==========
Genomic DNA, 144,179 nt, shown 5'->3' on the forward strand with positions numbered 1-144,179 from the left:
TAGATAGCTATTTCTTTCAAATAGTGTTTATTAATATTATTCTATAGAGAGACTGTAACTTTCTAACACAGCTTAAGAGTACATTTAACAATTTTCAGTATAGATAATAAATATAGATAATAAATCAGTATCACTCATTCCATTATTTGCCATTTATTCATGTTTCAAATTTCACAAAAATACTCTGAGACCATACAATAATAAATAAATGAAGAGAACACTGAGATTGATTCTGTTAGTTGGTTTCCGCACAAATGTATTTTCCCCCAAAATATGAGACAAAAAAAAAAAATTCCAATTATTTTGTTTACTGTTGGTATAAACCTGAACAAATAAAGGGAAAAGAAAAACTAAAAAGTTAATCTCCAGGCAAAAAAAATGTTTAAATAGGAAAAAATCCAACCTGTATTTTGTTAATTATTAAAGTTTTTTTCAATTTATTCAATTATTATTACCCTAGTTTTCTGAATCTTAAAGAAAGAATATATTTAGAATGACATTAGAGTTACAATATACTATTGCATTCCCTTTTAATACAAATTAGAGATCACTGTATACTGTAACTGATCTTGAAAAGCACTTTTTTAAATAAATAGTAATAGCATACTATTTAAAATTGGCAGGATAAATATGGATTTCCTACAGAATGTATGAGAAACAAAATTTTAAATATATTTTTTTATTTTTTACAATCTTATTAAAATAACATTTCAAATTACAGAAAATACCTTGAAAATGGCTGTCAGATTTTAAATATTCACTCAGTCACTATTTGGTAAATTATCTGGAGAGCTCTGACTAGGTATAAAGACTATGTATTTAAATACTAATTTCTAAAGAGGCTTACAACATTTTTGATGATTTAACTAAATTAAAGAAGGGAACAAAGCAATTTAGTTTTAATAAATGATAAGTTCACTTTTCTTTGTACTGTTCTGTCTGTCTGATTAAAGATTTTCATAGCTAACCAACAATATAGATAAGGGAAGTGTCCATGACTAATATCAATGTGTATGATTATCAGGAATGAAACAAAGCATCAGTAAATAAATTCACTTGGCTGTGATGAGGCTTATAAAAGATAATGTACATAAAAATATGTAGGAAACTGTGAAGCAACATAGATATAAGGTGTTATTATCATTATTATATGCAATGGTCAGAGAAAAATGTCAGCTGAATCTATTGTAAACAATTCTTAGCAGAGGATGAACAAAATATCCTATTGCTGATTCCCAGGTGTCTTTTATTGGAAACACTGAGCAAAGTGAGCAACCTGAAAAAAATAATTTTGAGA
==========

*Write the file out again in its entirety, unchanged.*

Genomic DNA, 144,179 nt, shown 5'->3' on the forward strand with positions numbered 1-144,179 from the left:
TAGATAGCTATTTCTTTCAAATAGTGTTTATTAATATTATTCTATAGAGAGACTGTAACTTTCTAACACAGCTTAAGAGTACATTTAACAATTTTCAGTATAGATAATAAATATAGATAATAAATCAGTATCACTCATTCCATTATTTGCCATTTATTCATGTTTCAAATTTCACAAAAATACTCTGAGACCATACAATAATAAATAAATGAAGAGAACACTGAGATTGATTCTGTTAGTTGGTTTCCGCACAAATGTATTTTCCCCCAAAATATGAGACAAAAAAAAAAAATTCCAATTATTTTGTTTACTGTTGGTATAAACCTGAACAAATAAAGGGAAAAGAAAAACTAAAAAGTTAATCTCCAGGCAAAAAAAATGTTTAAATAGGAAAAAATCCAACCTGTATTTTGTTAATTATTAAAGTTTTTTTCAATTTATTCAATTATTATTACCCTAGTTTTCTGAATCTTAAAGAAAGAATATATTTAGAATGACATTAGAGTTACAATATACTATTGCATTCCCTTTTAATACAAATTAGAGATCACTGTATACTGTAACTGATCTTGAAAAGCACTTTTTTAAATAAATAGTAATAGCATACTATTTAAAATTGGCAGGATAAATATGGATTTCCTACAGAATGTATGAGAAACAAAATTTTAAATATATTTTTTTATTTTTTACAATCTTATTAAAATAACATTTCAAATTACAGAAAATACCTTGAAAATGGCTGTCAGATTTTAAATATTCACTCAGTCACTATTTGGTAAATTATCTGGAGAGCTCTGACTAGGTATAAAGACTATGTATTTAAATACTAATTTCTAAAGAGGCTTACAACATTTTTGATGATTTAACTAAATTAAAGAAGGGAACAAAGCAATTTAGTTTTAATAAATGATAAGTTCACTTTTCTTTGTACTGTTCTGTCTGTCTGATTAAAGATTTTCATAGCTAACCAACAATATAGATAAGGGAAGTGTCCATGACTAATATCAATGTGTATGATTATCAGGAATGAAACAAAGCATCAGTAAATAAATTCACTTGGCTGTGATGAGGCTTATAAAAGATAATGTACATAAAAATATGTAGGAAACTGTGAAGCAACATAGATATAAGGTGTTATTATCATTATTATATGCAATGGTCAGAGAAAAATGTCAGCTGAATCTATTGTAAACAATTCTTAGCAGAGGATGAACAAAATATCCTATTGCTGATTCCCAGGTGTCTTTTATTGGAAACACTGAGCAAAGTGAGCAACCTGAAAAAAATAATTTTGAGA